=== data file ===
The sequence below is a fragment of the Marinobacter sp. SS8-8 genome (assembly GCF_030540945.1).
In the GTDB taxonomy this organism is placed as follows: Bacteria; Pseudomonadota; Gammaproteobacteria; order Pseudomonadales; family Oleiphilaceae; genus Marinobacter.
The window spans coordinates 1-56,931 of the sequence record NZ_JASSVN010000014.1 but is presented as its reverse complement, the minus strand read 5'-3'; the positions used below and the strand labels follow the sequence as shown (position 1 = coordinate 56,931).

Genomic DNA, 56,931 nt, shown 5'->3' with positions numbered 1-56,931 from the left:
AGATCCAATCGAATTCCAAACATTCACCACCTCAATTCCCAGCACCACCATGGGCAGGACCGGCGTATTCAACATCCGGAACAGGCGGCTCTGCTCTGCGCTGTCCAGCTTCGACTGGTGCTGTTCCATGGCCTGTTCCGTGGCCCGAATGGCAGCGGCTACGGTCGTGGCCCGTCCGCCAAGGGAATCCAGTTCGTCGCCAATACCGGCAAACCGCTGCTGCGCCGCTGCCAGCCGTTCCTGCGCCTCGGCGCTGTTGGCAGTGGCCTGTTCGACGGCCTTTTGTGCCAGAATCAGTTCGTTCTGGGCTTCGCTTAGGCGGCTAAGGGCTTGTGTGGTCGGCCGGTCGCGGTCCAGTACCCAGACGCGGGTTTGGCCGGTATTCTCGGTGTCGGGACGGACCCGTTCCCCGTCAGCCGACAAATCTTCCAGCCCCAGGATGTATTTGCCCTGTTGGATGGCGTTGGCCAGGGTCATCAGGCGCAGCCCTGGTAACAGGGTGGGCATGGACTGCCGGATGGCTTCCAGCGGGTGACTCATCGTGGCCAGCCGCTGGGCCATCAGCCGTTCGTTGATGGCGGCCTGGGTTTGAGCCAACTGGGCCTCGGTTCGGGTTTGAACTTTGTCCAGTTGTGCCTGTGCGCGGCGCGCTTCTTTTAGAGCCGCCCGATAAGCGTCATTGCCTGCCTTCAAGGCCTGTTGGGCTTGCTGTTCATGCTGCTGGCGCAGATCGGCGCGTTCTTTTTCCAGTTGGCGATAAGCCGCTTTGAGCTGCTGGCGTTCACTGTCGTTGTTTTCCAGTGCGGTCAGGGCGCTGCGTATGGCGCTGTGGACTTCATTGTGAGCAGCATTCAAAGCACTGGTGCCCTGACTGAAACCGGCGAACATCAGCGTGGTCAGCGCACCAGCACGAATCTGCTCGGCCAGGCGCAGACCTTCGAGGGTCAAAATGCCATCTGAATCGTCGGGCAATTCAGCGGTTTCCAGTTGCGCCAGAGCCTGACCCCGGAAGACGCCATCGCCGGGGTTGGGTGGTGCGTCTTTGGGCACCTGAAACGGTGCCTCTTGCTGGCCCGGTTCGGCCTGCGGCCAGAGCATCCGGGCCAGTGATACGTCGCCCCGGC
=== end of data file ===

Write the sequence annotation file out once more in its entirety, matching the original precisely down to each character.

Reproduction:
The sequence below is a fragment of the Marinobacter sp. SS8-8 genome (assembly GCF_030540945.1).
In the GTDB taxonomy this organism is placed as follows: Bacteria; Pseudomonadota; Gammaproteobacteria; order Pseudomonadales; family Oleiphilaceae; genus Marinobacter.
The window spans coordinates 1-56,931 of the sequence record NZ_JASSVN010000014.1 but is presented as its reverse complement, the minus strand read 5'-3'; the positions used below and the strand labels follow the sequence as shown (position 1 = coordinate 56,931).

Genomic DNA, 56,931 nt, shown 5'->3' with positions numbered 1-56,931 from the left:
AGATCCAATCGAATTCCAAACATTCACCACCTCAATTCCCAGCACCACCATGGGCAGGACCGGCGTATTCAACATCCGGAACAGGCGGCTCTGCTCTGCGCTGTCCAGCTTCGACTGGTGCTGTTCCATGGCCTGTTCCGTGGCCCGAATGGCAGCGGCTACGGTCGTGGCCCGTCCGCCAAGGGAATCCAGTTCGTCGCCAATACCGGCAAACCGCTGCTGCGCCGCTGCCAGCCGTTCCTGCGCCTCGGCGCTGTTGGCAGTGGCCTGTTCGACGGCCTTTTGTGCCAGAATCAGTTCGTTCTGGGCTTCGCTTAGGCGGCTAAGGGCTTGTGTGGTCGGCCGGTCGCGGTCCAGTACCCAGACGCGGGTTTGGCCGGTATTCTCGGTGTCGGGACGGACCCGTTCCCCGTCAGCCGACAAATCTTCCAGCCCCAGGATGTATTTGCCCTGTTGGATGGCGTTGGCCAGGGTCATCAGGCGCAGCCCTGGTAACAGGGTGGGCATGGACTGCCGGATGGCTTCCAGCGGGTGACTCATCGTGGCCAGCCGCTGGGCCATCAGCCGTTCGTTGATGGCGGCCTGGGTTTGAGCCAACTGGGCCTCGGTTCGGGTTTGAACTTTGTCCAGTTGTGCCTGTGCGCGGCGCGCTTCTTTTAGAGCCGCCCGATAAGCGTCATTGCCTGCCTTCAAGGCCTGTTGGGCTTGCTGTTCATGCTGCTGGCGCAGATCGGCGCGTTCTTTTTCCAGTTGGCGATAAGCCGCTTTGAGCTGCTGGCGTTCACTGTCGTTGTTTTCCAGTGCGGTCAGGGCGCTGCGTATGGCGCTGTGGACTTCATTGTGAGCAGCATTCAAAGCACTGGTGCCCTGACTGAAACCGGCGAACATCAGCGTGGTCAGCGCACCAGCACGAATCTGCTCGGCCAGGCGCAGACCTTCGAGGGTCAAAATGCCATCTGAATCGTCGGGCAATTCAGCGGTTTCCAGTTGCGCCAGAGCCTGACCCCGGAAGACGCCATCGCCGGGGTTGGGTGGTGCGTCTTTGGGCACCTGAAACGGTGCCTCTTGCTGGCCCGGTTCGGCCTGCGGCCAGAGCATCCGGGCCAGTGATACGTCGCCCCGGC